2/25/2021 Kim O'Brien

Internet for All: How One Alum is Bridging America’s Digital Divide

Two things drastically changed the life of Isfandiyar (Asfi) Shaheen ‘06.

“Getting on the internet and finding F&M,” Shaheen said. 

The merger of both – internet and education – was the focus of Shaheen’s virtual Common Hour talk at Franklin and Marshall College on Feb 24.

Shaheen is founder and CEO of NetEquity Networks, an infrastructure sharing start-up based in San Francisco. NetEquity is focused on building open-access, fiber-optic networks in collaboration with electric utilities.

“Half the world cannot get internet access, and internet service is really bad in rural areas. I think we need to change that,” Shaheen said.  

After launching his investment banking career in New York, Shaheen moved back to Pakistan in 2009 to set up his first entrepreneurial venture, The Kadmos Initiative. By 2016, he quit his investing career to focus on providing affordable internet to the most obscure parts of the globe.

“I didn't see the point in accumulating wealth when half the world was not online,” he said.

Common Hour -  How to Bridge the Digital Divide in Rural America Without Federal Subsidies

While his mission is global, Shaheen’s talk focused on America’s digital divide.

“It is quite shocking that America is the largest economy in the world with really bad internet infrastructure,” he said. 

In fact, 62% of very rural users have poor internet connectivity, according to a 2020 pandemic study.

What’s the solution? 

“Repeat what America did with electricity, but this time with fiber,” Shaheen said.  

Farmers paved the way for this model through forming electric cooperatives in the 1930s to power rural America. The federal government took notice, passing the Rural Electrification Act of 1936. 

Today, electric cooperatives power 56% of the nation’s landmass.

Treating fiber-optic internet as a public utility could have a similar outcome, Shaheen said.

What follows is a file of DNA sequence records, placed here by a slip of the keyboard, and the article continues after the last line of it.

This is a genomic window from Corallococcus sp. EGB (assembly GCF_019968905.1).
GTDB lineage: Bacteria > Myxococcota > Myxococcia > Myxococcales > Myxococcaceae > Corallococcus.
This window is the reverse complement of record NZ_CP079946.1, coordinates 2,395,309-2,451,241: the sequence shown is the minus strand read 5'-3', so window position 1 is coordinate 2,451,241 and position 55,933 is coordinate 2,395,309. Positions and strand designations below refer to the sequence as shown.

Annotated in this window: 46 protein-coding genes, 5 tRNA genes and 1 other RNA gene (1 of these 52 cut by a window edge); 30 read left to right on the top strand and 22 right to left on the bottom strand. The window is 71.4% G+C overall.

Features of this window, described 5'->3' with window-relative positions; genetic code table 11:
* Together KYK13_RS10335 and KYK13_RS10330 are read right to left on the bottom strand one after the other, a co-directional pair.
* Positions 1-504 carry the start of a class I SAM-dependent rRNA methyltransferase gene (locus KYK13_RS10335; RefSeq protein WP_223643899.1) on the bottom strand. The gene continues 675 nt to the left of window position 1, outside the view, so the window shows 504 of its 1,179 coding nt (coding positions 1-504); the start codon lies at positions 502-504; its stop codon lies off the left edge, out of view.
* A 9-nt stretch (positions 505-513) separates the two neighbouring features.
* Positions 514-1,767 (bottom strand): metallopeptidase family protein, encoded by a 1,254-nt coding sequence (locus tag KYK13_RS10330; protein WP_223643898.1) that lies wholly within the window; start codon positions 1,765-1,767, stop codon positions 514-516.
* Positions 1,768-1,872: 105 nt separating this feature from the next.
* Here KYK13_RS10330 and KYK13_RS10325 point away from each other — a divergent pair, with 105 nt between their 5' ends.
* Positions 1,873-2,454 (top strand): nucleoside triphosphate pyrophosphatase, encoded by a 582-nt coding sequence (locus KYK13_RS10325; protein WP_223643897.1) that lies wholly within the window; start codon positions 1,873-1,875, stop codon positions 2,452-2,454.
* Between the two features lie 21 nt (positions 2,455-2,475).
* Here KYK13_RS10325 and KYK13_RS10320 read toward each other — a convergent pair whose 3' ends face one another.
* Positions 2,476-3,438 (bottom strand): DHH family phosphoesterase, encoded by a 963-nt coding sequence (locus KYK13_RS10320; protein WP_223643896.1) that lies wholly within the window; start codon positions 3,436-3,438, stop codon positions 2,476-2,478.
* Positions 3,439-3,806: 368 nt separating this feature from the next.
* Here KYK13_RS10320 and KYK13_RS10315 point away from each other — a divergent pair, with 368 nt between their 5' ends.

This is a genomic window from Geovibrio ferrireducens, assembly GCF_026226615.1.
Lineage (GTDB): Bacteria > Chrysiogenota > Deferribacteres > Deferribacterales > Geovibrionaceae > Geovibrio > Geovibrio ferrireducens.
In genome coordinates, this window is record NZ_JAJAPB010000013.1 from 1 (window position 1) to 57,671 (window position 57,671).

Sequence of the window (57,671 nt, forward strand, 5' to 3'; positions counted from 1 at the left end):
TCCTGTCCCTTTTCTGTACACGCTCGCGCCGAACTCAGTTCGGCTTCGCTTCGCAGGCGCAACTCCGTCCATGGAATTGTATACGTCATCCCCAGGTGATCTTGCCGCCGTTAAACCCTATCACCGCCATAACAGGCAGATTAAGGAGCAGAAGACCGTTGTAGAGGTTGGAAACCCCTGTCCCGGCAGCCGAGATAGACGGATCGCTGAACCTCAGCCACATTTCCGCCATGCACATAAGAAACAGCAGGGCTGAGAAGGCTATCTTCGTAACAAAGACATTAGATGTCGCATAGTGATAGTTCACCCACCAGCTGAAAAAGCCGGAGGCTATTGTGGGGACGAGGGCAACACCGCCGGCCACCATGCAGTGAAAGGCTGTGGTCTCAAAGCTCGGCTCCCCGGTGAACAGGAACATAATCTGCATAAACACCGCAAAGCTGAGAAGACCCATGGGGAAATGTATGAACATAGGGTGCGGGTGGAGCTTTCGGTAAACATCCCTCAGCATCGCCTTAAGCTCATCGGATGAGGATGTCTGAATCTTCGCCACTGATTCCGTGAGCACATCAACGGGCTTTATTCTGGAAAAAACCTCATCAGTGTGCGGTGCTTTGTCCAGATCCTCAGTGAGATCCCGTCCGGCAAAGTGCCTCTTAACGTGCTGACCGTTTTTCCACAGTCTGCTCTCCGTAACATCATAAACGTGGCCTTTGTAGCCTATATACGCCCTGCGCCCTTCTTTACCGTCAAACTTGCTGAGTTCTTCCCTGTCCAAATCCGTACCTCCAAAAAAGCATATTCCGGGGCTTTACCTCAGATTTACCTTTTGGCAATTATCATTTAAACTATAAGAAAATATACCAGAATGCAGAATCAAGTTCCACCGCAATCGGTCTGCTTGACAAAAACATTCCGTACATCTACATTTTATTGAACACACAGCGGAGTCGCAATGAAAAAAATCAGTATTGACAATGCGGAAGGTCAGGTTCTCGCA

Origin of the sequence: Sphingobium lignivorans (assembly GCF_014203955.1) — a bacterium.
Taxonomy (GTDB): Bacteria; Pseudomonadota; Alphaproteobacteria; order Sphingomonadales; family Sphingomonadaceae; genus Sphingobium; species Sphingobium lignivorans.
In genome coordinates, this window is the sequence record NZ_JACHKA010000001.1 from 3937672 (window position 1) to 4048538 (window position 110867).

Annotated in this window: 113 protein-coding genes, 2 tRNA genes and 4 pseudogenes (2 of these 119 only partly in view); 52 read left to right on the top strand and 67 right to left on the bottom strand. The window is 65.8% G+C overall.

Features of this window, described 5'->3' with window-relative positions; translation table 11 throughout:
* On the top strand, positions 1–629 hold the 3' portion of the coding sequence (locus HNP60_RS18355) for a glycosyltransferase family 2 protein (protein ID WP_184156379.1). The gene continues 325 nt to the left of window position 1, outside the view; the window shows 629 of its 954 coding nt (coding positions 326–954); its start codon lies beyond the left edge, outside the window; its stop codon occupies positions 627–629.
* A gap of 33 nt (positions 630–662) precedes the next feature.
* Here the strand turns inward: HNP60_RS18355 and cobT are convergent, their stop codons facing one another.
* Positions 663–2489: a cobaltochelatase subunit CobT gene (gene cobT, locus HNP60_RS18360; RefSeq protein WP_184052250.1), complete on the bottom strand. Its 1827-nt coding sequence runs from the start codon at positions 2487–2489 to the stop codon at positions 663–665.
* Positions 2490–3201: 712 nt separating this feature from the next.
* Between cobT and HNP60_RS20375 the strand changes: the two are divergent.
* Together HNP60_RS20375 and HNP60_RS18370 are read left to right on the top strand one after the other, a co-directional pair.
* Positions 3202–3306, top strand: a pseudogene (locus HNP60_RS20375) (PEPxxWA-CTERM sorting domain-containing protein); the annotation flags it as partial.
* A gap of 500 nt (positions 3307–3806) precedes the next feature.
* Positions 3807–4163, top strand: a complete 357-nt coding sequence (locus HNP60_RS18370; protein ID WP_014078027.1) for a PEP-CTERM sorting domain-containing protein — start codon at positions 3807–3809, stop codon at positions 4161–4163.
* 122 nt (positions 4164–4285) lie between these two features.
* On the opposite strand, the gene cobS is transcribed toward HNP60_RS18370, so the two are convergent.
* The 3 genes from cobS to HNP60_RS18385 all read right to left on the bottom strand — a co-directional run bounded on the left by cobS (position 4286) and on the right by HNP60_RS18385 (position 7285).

Much like America’s approach to electricity, Shaheen’s plan follows the electrical grid to deploy fiber, financing fiber like a utility and distributing bandwidth through an open-access network.

This electrical grid infrastructure can rapidly deploy fiber at a cost of a few dollars per meter. The approach will move America away from limited, high-cost internet plans and closer to high-speed, affordable access.

“Connectivity is not a money problem. It’s an incentives aligning problem,” Shaheen said.

It’s the type of problem that F&M’s broad liberal arts education prepared him to solve. 

“There is complexity. There is challenge. There are a lot of difficult things that need to be worked out, but that's the kind of work that I do.” 

  • America went from 10% electrification in 1936 to 90% by 1959 largely because of electric cooperatives. America went from 10% electrification in 1936 to 90% by 1959 largely because of electric cooperatives. Image Credit: NetEquity
  • In rural America, 62% of users report poor internet service. In rural America, 62% of users report poor internet service. Image Credit: NetEquity
  • Globally, 3.3 million people live within a mobile internet coverage area but are not online. Globally, 3.3 million people live within a mobile internet coverage area but are not online. Image Credit: NetEquity
  • Fiber-optic networks are largely limited to urban centers. Fiber-optic networks are largely limited to urban centers. Image Credit: NetEquity
  • Shaheen discussed the possibility of using a home equity line of credit (HELOC) to help pay for a proposed fiber-optic network cooperative fee. In rural America, 85% of residents are homeowners. Shaheen discussed the possibility of using a home equity line of credit (HELOC) to help pay for a proposed fiber-optic network cooperative fee. In rural America, 85% of residents are homeowners. Image Credit: NetEquity
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